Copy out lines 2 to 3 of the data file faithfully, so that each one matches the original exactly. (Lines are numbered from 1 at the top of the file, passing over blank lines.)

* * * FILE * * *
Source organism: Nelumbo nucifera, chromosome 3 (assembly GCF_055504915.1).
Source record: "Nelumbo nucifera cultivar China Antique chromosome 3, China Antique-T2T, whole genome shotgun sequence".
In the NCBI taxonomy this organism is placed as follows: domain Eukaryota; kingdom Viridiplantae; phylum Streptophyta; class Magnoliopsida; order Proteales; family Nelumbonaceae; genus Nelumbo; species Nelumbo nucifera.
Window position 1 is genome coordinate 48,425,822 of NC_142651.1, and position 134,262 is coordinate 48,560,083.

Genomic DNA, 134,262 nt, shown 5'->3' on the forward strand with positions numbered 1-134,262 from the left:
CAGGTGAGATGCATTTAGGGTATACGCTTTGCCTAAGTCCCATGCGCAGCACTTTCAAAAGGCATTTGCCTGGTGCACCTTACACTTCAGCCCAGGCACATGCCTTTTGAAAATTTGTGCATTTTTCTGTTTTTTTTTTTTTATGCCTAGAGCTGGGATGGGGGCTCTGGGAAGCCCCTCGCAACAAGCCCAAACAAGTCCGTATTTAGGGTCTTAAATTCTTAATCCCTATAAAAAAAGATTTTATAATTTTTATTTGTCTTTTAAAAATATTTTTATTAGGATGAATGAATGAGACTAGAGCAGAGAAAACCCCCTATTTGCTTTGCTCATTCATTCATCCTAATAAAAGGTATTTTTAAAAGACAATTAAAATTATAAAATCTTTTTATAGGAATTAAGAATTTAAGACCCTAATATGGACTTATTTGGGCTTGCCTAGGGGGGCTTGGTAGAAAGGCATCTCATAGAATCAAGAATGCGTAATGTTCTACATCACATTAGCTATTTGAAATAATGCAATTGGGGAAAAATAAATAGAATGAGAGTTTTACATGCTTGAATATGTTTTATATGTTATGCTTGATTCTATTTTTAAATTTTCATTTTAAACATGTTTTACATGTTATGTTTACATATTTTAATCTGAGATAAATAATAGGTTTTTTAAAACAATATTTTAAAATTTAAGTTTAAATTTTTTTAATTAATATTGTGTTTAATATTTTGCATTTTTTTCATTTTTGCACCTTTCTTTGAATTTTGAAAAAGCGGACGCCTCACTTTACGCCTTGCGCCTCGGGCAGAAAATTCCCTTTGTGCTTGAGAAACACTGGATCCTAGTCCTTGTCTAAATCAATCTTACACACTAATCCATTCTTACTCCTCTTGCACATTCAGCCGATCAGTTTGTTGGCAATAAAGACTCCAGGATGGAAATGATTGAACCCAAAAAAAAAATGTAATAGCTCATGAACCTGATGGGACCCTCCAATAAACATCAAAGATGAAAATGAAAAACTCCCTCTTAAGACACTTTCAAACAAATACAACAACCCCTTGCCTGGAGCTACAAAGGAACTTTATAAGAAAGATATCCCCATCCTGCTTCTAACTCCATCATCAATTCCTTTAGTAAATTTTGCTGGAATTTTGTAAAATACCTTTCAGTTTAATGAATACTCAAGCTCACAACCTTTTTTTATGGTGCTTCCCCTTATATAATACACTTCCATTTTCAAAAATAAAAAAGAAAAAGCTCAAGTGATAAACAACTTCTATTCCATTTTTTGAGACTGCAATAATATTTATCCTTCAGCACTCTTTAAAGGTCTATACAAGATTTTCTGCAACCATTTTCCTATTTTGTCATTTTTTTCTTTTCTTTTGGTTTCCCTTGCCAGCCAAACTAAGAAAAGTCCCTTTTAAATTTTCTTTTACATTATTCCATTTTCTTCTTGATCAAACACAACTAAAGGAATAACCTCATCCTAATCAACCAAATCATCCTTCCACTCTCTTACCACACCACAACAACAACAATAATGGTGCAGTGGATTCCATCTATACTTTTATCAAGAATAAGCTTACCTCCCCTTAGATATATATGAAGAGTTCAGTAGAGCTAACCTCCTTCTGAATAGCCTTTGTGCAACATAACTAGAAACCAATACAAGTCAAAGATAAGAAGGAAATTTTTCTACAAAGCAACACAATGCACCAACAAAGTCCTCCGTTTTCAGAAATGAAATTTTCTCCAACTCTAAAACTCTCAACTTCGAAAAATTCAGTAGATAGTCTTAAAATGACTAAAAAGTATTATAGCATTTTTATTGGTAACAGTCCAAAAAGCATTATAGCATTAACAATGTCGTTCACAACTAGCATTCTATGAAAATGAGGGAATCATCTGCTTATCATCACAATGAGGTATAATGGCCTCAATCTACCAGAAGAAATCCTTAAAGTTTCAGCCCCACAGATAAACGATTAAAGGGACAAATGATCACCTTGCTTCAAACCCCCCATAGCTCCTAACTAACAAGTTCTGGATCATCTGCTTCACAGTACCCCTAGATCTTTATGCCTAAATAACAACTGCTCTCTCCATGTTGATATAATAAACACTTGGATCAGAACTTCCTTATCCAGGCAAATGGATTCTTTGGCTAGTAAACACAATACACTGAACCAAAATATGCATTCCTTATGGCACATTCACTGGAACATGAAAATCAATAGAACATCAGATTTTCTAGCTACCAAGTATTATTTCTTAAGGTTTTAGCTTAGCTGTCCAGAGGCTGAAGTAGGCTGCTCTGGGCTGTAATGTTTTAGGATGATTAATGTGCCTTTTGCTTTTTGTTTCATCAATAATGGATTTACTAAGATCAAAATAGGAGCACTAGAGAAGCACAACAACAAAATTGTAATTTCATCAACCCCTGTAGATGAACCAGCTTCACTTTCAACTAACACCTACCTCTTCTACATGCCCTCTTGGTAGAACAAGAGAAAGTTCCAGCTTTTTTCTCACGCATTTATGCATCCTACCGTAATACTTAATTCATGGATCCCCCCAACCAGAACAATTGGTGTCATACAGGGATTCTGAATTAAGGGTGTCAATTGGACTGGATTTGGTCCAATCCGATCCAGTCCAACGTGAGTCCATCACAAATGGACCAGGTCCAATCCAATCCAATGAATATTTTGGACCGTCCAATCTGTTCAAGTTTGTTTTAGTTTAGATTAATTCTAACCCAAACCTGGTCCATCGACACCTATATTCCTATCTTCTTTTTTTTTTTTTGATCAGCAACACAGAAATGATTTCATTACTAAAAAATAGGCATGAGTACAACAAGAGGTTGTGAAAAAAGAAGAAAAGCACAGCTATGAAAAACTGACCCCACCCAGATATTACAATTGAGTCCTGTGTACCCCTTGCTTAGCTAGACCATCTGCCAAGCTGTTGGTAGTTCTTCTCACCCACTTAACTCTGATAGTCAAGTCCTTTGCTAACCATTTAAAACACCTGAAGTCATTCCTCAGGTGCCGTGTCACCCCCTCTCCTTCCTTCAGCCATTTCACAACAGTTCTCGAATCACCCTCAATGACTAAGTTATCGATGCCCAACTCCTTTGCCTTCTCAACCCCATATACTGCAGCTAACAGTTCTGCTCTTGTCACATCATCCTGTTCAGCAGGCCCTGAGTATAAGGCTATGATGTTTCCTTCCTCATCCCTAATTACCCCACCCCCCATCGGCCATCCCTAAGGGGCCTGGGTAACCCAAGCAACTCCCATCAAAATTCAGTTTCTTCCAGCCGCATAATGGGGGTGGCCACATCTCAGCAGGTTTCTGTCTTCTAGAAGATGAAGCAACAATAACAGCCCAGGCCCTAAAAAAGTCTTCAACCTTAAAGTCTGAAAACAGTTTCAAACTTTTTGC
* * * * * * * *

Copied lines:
Source record: "Nelumbo nucifera cultivar China Antique chromosome 3, China Antique-T2T, whole genome shotgun sequence".
In the NCBI taxonomy this organism is placed as follows: domain Eukaryota; kingdom Viridiplantae; phylum Streptophyta; class Magnoliopsida; order Proteales; family Nelumbonaceae; genus Nelumbo; species Nelumbo nucifera.